Here’s the full press release:
SAN FRANCISCO – Flixster Inc., producer of the world’s largest online movie community at www.Flixster.com, today announced that it has acquired Rotten Tomatoes from IGN Entertainment. IGN, a division of News Corporation, will receive a minority equity stake in Flixster as part of the acquisition. Financial terms of the transaction were not disclosed.
The combination of Flixster and Rotten Tomatoes reaches a huge global movie audience of an estimated 30 million monthly visitors worldwide across multiple platforms: on the Internet, through web-based social networks, and via mobile apps for the iPhone, Blackberry and Android devices.
Both Flixster and Rotten Tomatoes will continue to be available to movie fans as individual properties. Together, Flixster and Rotten Tomatoes give movie audiences an unprecedented total picture of movie trends and opinions, combining half a million reviews from leading critics with 2.3 billion user ratings and reviews.
“To use movie terminology, we think this is a blockbuster double-bill,” said Joe Greenstein, co-founder and CEO of Flixster. “It’s a huge step forward in our goal of connecting users to their own personalized world of movies on any platform they choose. We can’t think of a better pairing for movie fans and our technology partners.”
Flixster’s president and COO Steve Polsky added, “Rotten Tomatoes has built a fantastically well-known brand that moviegoers trust when making their decisions. Combined with Flixster’s social networking and word-of-mouth, we’re creating the leading movie destination on the Internet.”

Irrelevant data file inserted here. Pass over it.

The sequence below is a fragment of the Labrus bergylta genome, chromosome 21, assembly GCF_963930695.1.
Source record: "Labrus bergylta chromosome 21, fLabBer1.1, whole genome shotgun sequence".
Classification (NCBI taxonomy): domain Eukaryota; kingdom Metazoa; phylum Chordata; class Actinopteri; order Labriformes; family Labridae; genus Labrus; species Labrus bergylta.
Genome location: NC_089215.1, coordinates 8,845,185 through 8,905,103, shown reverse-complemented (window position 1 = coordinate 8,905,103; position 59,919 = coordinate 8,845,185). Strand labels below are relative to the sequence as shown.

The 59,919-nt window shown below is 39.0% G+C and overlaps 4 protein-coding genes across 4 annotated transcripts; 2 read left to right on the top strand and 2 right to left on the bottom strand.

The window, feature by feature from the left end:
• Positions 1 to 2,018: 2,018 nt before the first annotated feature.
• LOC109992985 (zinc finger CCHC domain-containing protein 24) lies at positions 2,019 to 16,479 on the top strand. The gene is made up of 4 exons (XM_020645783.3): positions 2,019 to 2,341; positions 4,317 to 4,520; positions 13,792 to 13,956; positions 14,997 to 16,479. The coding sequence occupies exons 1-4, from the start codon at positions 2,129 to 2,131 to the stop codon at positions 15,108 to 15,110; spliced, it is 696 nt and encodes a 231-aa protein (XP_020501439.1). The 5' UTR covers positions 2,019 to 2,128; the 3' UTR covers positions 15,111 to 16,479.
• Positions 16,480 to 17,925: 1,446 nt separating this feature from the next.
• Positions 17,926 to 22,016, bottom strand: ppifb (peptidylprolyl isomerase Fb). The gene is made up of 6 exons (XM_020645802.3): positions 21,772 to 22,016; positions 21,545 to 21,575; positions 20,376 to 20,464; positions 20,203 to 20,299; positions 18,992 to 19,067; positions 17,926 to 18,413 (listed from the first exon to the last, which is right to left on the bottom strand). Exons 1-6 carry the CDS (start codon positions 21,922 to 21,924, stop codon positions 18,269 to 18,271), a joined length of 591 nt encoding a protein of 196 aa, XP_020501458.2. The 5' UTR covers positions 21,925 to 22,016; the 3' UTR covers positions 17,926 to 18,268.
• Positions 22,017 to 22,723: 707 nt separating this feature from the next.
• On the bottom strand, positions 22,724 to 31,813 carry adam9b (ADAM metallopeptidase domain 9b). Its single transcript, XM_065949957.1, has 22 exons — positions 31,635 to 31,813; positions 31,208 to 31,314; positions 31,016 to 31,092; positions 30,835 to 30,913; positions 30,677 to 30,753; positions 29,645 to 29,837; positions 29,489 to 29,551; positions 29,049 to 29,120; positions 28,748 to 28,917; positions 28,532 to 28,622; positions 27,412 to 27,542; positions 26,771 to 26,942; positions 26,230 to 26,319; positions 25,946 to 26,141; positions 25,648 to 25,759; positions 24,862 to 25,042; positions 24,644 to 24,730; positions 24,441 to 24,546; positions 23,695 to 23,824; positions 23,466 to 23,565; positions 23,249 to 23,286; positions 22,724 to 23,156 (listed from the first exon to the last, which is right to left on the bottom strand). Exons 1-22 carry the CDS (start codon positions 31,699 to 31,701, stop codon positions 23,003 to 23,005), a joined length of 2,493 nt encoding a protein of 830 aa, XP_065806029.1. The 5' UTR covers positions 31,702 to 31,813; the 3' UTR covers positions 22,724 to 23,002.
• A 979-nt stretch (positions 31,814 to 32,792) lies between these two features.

“Joining Rotten Tomatoes with Flixster creates a company that can dominate the online movie category,” said Roy Bahat, president of IGN Entertainment, who will join Flixster’s board of directors as an observer. “This also enables IGN to focus on serving the male 18-to-34 audience – especially videogamers – and the advertisers looking to reach them.”
Flixster already operates the leading embedded movie applications on Facebook, MySpace, Bebo, iGoogle, and for the iPhone, Android devices, Blackberry and Palm Pre. Together, Flixster and Rotten Tomatoes will be the most comprehensive, one-stop movie-information provider for both end users and technology partners, including: a database of more than 250,000 movies; 2.3 billion user reviews; 500,000 critic reviews; more than 20,000 trailers and videos; the well-known TomatometerTM and Flixster Scores; unique movie news and editorial content; category-leading social-networking features; localized movie showtime information; theater maps; and online ticketing.